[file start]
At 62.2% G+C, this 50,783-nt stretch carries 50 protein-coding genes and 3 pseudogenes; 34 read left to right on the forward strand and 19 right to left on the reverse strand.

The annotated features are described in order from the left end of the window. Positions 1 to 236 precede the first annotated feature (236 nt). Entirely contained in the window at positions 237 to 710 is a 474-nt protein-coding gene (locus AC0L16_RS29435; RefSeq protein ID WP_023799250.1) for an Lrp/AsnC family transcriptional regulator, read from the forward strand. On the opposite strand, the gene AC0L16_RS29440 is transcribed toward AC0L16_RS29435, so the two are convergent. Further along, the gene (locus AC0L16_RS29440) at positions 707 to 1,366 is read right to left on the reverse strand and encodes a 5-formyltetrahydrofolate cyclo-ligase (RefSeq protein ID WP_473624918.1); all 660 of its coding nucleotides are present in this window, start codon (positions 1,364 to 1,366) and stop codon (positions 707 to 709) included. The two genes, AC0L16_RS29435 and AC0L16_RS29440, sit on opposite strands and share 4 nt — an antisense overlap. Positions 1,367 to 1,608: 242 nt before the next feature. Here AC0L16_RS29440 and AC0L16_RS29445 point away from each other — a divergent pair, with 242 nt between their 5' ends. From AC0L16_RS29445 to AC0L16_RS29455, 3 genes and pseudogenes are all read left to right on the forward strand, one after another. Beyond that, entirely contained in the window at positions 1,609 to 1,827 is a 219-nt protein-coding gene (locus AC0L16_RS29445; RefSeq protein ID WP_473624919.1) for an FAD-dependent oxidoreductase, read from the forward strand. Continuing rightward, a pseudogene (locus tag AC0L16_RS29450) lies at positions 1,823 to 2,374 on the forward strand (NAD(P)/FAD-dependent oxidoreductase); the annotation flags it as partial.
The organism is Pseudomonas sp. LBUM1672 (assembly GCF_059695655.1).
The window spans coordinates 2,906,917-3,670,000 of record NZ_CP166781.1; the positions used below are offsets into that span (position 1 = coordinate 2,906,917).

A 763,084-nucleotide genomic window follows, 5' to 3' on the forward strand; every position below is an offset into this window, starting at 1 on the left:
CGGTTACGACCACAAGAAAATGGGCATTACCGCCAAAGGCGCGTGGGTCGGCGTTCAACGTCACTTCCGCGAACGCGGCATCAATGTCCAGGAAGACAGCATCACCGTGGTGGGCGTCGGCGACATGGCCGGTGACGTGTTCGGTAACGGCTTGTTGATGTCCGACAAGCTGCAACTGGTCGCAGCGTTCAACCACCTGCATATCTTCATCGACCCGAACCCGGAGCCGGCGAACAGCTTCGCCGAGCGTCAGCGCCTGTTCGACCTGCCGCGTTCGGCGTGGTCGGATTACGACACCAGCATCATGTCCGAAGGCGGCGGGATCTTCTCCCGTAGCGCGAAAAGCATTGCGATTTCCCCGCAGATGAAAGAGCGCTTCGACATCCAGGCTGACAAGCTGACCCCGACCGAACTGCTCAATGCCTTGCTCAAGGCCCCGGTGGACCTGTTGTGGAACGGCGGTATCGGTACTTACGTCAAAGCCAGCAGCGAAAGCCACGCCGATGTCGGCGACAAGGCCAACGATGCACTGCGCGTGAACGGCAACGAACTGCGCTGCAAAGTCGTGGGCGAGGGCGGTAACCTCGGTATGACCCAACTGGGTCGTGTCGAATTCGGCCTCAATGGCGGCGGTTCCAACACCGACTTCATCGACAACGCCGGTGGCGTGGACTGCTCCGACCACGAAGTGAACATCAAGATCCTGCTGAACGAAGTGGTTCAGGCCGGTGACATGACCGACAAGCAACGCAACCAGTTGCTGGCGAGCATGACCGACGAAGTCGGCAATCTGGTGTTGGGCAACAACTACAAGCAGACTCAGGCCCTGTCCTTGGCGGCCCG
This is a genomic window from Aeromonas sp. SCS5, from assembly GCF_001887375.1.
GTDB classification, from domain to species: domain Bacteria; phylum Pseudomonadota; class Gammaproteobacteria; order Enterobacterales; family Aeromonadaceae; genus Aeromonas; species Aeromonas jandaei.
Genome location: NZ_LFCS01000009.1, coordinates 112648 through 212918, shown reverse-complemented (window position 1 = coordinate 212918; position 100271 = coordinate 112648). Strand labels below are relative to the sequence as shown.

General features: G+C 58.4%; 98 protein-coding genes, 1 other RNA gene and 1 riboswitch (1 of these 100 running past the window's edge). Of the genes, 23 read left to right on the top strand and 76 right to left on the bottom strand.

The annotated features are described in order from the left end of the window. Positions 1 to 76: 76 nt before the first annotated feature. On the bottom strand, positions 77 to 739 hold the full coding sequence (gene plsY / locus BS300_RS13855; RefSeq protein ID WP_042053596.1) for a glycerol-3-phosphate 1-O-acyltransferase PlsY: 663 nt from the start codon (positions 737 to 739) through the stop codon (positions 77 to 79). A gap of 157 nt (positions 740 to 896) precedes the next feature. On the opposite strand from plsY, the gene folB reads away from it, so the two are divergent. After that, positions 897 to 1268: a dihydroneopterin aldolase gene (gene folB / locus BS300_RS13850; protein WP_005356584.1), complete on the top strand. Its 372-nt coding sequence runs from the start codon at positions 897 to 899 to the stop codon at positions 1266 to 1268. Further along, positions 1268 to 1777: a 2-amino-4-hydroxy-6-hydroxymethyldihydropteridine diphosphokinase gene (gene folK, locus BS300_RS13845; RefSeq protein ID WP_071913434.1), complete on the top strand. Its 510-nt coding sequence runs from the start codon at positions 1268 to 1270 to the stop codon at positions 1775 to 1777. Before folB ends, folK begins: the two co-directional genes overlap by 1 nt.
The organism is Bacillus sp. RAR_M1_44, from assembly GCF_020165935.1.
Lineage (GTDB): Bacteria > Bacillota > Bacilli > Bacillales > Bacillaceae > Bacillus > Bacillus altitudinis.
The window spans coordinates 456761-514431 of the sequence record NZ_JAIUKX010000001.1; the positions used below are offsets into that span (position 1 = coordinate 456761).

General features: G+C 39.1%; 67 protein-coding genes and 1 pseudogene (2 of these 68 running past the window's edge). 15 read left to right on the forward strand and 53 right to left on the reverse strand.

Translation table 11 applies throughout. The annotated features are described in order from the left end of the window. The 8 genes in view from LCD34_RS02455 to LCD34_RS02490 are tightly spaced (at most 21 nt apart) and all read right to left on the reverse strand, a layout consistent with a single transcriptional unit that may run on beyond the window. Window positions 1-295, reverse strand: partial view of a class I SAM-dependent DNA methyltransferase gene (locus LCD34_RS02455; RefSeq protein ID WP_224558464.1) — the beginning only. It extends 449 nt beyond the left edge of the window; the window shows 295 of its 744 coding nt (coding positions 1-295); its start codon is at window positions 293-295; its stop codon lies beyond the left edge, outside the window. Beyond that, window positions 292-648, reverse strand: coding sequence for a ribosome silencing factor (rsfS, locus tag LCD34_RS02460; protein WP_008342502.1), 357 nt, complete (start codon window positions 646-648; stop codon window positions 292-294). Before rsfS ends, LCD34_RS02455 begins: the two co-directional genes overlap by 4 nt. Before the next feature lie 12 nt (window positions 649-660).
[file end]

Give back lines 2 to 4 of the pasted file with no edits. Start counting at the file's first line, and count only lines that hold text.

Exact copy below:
The annotated features are described in order from the left end of the window. Positions 1 to 236 precede the first annotated feature (236 nt). Entirely contained in the window at positions 237 to 710 is a 474-nt protein-coding gene (locus AC0L16_RS29435; RefSeq protein ID WP_023799250.1) for an Lrp/AsnC family transcriptional regulator, read from the forward strand. On the opposite strand, the gene AC0L16_RS29440 is transcribed toward AC0L16_RS29435, so the two are convergent. Further along, the gene (locus AC0L16_RS29440) at positions 707 to 1,366 is read right to left on the reverse strand and encodes a 5-formyltetrahydrofolate cyclo-ligase (RefSeq protein ID WP_473624918.1); all 660 of its coding nucleotides are present in this window, start codon (positions 1,364 to 1,366) and stop codon (positions 707 to 709) included. The two genes, AC0L16_RS29435 and AC0L16_RS29440, sit on opposite strands and share 4 nt — an antisense overlap. Positions 1,367 to 1,608: 242 nt before the next feature. Here AC0L16_RS29440 and AC0L16_RS29445 point away from each other — a divergent pair, with 242 nt between their 5' ends. From AC0L16_RS29445 to AC0L16_RS29455, 3 genes and pseudogenes are all read left to right on the forward strand, one after another. Beyond that, entirely contained in the window at positions 1,609 to 1,827 is a 219-nt protein-coding gene (locus AC0L16_RS29445; RefSeq protein ID WP_473624919.1) for an FAD-dependent oxidoreductase, read from the forward strand. Continuing rightward, a pseudogene (locus tag AC0L16_RS29450) lies at positions 1,823 to 2,374 on the forward strand (NAD(P)/FAD-dependent oxidoreductase); the annotation flags it as partial.
The organism is Pseudomonas sp. LBUM1672 (assembly GCF_059695655.1).
The window spans coordinates 2,906,917-3,670,000 of record NZ_CP166781.1; the positions used below are offsets into that span (position 1 = coordinate 2,906,917).